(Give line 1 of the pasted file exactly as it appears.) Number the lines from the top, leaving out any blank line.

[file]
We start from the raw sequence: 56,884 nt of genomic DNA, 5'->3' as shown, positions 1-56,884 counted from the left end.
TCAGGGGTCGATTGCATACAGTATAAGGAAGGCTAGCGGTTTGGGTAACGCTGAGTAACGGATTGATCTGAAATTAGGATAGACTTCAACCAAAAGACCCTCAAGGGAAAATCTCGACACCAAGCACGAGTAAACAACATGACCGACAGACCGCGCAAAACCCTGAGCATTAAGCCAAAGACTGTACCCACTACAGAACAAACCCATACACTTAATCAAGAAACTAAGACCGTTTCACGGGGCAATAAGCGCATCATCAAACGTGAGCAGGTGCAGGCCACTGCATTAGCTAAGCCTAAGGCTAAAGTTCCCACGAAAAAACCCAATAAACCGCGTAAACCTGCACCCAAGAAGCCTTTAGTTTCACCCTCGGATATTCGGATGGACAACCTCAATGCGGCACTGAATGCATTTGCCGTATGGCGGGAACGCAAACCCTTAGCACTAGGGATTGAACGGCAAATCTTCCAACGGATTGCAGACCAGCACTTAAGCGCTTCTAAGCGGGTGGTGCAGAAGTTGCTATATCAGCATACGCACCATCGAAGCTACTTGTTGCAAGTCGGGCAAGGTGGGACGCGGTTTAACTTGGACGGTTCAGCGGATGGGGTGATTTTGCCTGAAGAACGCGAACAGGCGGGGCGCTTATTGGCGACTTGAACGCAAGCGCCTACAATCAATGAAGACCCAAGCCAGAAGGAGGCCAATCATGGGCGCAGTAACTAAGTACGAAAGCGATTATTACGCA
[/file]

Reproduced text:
We start from the raw sequence: 56,884 nt of genomic DNA, 5'->3' as shown, positions 1-56,884 counted from the left end.